Heart Disease: Could you be at Risk?
Posted by Mike Huber
at February 14th
Heart disease affects more than one in four people, including both men and women. One reason this statistic is so high is that heart disease is an umbrella term covering a multitude of conditions. It’s important to know the symptoms so that you can recognize them in yourself, or someone close to you.
The heart is responsible for circulation and circulation is how oxygen is delivered to your cells. When you have heart disease, your body is starved for oxygen and many symptoms are reflections of that. As a result, the majority of the following conditions share similar symptoms:
- Cardiovascular Disease – disease of the blood vessels (both arteries and veins) in and around the heart. If veins are clogged, hardened, or narrowed – your body – most importantly your heart and brain – will have trouble getting a healthy supply of oxygenated blood. This condition can cause chest pain (angina), shortness of breath, or a numb, cold sensation in your legs if the veins there have also narrowed.
- Arrhythmia - literally means “not rhythmic”. With this condition, your heart beats at an irregular rhythm. It can be scary to experience an episode of arrhythmia and many of the symptoms are similar to those of a heart attack, such as chest pain, dizziness, and shortness of breath. You can experience a very fast heart rate – called tachycardia, or a slowed heart rate – called bradycardia.
Sporadic arrhythmia is usually not a symptom of heart disease. Episodes can also occur as a result of stress, poor diet, as a side effect to a medication, or substance abuse. Chronic arrhythmia requires medical attention/treatment. If you experience symptoms of arrhythmia, have it checked out by a doctor. It’s always better to find you can treat it with minor life style changes than to discover it was an indicator of a heart attack or heart disease.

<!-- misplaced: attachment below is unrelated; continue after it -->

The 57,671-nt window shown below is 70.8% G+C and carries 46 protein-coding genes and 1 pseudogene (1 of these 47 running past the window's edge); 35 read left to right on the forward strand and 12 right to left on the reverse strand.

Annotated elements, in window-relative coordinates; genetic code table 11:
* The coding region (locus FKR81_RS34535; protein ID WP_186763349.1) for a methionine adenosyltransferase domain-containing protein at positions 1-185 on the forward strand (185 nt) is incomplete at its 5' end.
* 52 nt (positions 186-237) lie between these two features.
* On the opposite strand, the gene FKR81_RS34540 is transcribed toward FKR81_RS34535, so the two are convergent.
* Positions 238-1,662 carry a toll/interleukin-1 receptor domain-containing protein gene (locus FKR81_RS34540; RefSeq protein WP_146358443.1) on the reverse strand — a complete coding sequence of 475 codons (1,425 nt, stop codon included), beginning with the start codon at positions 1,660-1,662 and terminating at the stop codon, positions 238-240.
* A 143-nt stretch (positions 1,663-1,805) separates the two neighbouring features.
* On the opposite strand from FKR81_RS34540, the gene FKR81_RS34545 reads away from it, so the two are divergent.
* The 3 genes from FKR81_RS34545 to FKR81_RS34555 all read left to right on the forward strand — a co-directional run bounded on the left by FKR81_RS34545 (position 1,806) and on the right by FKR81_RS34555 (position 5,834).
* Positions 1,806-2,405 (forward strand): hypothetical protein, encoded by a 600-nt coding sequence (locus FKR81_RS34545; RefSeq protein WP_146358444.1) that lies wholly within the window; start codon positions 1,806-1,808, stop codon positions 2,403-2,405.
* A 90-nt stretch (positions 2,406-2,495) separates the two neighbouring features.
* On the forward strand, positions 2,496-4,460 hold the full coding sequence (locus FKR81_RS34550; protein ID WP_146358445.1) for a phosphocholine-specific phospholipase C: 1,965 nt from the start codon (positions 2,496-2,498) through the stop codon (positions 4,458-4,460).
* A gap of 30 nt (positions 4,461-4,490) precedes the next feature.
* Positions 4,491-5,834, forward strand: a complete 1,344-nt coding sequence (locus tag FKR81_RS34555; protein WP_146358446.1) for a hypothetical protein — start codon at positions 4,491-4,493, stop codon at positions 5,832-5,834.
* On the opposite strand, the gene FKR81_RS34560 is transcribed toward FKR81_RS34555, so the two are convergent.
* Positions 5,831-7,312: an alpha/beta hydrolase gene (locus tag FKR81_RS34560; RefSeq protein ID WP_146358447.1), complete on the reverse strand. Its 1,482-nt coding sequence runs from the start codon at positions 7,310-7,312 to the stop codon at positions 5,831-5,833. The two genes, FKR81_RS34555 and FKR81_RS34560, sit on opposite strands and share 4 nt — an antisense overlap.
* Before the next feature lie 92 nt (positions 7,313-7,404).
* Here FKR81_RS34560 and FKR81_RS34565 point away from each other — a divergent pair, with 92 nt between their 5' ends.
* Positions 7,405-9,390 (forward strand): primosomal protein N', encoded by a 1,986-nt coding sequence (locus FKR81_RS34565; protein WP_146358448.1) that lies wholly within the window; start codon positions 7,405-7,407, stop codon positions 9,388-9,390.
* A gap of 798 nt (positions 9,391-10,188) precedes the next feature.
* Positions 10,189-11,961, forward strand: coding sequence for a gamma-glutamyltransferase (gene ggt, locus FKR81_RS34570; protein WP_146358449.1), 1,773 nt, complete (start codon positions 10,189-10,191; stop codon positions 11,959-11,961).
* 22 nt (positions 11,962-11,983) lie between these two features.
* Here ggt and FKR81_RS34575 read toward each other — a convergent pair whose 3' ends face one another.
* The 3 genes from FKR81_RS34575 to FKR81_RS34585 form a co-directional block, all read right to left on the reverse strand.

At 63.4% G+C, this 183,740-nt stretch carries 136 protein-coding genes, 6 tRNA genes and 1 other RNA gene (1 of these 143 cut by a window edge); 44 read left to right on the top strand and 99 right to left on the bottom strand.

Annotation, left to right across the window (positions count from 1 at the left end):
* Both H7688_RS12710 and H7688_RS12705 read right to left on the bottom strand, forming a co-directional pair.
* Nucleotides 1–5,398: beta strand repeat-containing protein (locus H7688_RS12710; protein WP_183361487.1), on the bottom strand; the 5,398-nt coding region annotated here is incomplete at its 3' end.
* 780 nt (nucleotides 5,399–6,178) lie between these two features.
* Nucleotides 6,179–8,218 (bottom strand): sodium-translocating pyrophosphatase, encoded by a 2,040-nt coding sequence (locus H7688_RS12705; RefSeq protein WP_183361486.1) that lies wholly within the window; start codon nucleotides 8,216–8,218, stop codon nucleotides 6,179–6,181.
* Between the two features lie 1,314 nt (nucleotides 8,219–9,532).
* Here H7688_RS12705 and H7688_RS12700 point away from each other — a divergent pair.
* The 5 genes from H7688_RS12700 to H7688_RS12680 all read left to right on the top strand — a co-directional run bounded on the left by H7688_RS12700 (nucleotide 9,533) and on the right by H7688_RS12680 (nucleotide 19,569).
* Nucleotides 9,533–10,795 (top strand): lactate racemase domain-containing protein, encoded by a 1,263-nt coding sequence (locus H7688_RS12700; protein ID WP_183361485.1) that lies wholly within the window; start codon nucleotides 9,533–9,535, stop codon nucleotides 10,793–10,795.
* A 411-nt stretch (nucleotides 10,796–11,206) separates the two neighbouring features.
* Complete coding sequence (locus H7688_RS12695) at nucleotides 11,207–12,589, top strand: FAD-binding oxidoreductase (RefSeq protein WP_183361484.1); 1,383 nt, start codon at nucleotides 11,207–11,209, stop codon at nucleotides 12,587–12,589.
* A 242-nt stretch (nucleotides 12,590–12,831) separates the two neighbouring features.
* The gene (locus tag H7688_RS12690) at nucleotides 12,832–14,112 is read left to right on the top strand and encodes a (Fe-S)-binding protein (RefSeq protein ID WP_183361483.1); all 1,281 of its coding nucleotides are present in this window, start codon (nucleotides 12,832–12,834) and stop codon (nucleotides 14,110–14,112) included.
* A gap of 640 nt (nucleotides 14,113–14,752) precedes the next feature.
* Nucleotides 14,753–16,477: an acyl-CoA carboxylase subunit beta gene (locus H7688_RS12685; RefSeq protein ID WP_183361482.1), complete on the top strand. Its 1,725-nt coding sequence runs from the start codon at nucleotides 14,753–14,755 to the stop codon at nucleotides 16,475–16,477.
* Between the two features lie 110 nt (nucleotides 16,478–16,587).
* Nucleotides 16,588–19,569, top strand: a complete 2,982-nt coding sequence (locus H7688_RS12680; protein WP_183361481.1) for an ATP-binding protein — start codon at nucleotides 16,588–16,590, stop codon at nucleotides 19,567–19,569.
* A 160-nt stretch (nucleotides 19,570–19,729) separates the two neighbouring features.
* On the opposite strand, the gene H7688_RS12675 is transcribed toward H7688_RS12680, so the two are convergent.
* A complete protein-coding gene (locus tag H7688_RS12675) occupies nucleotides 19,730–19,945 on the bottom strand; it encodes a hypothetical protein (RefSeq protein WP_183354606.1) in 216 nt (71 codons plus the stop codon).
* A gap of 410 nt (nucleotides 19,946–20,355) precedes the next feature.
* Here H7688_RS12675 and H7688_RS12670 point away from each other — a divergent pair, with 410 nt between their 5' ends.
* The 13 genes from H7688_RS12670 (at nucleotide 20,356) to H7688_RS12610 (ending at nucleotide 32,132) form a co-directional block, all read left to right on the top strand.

- Heart Defects – Congenital heart defects are usually diagnosed shortly after birth. Symptoms are related to poor circulation, causing blue or grey-tinged skin, swelling around the eyes, legs, or abdomen, and a shortness of breath during feedings which leads to weight loss. If you have a baby showing any of these signs, you should take him or her immediately to an Urgent Care facility for treatment.
If the defect was not major and went undiagnosed, later symptoms would be similar. You would experience shortness of breath when exercising. Your hands, feet, and ankles might retain water and you will notice you tire more easily during normal daily activities.
- Cardiomyopathy – a thickening and hardening of the heart muscle. Usually, you won’t experience symptoms until the disease is somewhat progressed. Symptoms include tiring easily or becoming breathless even when you are at rest. Your heartbeat will become erratic and can be described more like flutters than beats. Your abdominal region will retain water as well as your feet, ankles and hands, and you can be prone to fainting.
- Pericarditis, Myocarditis, and Endocarditis – infection of the exterior tissue, interior tissue, and the inner membrane that separates the four chambers of your heart, respectively. The symptoms include shortness of breath, tiring, or water retention and can be accompanied by a fever, rash, and/or a dry cough.
- Valvular heart disease – when the valves in your heart are compromised by narrowing, leaking, or an inability to close properly. Symptoms include fatigue, swelling of extremities, irregular heart beat, chest pain or fainting.
Pay attention to your body’s signals. Seek treatment, especially if you experience chest pain, shortness of breath, or fainting. When caught early, many of the above conditions can be treated and you can live a normal healthy life.